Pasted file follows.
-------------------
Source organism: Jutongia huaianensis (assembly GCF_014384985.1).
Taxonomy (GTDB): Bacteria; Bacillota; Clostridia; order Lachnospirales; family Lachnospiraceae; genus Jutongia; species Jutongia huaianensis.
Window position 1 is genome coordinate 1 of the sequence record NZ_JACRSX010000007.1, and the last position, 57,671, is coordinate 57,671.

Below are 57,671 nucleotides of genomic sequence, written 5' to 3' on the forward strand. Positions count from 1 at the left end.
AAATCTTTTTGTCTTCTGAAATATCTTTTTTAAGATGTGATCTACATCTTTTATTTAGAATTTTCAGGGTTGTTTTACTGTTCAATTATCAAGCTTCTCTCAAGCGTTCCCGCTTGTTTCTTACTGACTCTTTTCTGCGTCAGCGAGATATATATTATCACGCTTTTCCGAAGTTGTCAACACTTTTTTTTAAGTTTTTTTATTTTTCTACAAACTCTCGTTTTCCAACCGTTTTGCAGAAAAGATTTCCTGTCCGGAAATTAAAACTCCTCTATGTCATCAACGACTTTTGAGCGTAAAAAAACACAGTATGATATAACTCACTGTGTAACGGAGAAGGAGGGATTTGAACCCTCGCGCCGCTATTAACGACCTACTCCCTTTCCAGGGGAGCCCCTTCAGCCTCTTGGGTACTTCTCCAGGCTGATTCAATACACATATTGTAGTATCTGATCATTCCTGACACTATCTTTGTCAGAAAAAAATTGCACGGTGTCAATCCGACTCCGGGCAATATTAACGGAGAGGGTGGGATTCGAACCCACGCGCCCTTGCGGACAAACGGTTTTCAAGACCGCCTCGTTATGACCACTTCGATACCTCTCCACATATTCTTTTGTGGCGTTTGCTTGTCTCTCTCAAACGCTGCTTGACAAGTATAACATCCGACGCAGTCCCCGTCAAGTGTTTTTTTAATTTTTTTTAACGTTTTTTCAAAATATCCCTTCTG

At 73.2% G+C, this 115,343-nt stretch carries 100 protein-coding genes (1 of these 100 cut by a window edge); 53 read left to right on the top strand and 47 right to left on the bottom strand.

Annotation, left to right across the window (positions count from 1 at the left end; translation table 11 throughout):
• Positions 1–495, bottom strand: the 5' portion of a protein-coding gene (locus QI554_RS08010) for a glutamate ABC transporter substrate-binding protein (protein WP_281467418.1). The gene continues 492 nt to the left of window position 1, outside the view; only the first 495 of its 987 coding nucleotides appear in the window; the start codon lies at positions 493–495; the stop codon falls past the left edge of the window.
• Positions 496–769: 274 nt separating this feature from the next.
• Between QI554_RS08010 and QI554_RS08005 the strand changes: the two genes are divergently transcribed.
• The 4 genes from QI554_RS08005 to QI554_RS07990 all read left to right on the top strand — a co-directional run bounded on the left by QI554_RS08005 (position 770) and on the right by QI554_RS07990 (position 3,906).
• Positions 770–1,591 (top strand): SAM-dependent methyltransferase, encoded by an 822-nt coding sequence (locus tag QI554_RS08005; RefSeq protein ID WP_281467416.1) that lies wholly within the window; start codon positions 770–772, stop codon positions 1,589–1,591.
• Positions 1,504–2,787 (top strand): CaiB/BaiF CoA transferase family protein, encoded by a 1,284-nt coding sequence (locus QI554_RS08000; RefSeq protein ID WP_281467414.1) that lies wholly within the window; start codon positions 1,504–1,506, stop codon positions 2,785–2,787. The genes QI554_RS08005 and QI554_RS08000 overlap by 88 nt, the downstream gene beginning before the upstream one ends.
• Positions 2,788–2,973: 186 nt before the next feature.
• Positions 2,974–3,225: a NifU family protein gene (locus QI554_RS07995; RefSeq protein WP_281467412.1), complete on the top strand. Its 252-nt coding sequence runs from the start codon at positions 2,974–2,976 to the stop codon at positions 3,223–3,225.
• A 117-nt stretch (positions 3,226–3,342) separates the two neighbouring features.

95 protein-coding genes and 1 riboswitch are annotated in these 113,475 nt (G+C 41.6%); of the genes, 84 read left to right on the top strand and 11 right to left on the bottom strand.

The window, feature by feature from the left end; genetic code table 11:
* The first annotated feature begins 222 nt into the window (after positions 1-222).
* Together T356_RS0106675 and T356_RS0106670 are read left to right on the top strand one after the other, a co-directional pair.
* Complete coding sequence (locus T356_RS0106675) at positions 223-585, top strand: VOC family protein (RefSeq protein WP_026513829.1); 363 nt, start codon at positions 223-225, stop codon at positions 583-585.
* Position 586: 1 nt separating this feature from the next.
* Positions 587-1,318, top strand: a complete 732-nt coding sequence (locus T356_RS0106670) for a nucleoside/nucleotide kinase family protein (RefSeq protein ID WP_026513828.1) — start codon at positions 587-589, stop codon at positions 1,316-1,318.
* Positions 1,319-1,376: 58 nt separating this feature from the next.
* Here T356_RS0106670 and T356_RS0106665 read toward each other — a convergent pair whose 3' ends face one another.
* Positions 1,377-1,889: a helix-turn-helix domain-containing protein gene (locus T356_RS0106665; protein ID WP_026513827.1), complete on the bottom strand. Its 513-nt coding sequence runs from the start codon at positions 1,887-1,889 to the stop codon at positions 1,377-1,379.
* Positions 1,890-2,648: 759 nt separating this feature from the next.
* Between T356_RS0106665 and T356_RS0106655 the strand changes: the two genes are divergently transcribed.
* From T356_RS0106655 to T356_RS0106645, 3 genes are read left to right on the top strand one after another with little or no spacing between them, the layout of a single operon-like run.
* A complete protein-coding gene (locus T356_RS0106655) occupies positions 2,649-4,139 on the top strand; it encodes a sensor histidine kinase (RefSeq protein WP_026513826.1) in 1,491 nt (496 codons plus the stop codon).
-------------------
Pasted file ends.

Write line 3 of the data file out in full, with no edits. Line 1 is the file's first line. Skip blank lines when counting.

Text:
Window position 1 is genome coordinate 1 of the sequence record NZ_JACRSX010000007.1, and the last position, 57,671, is coordinate 57,671.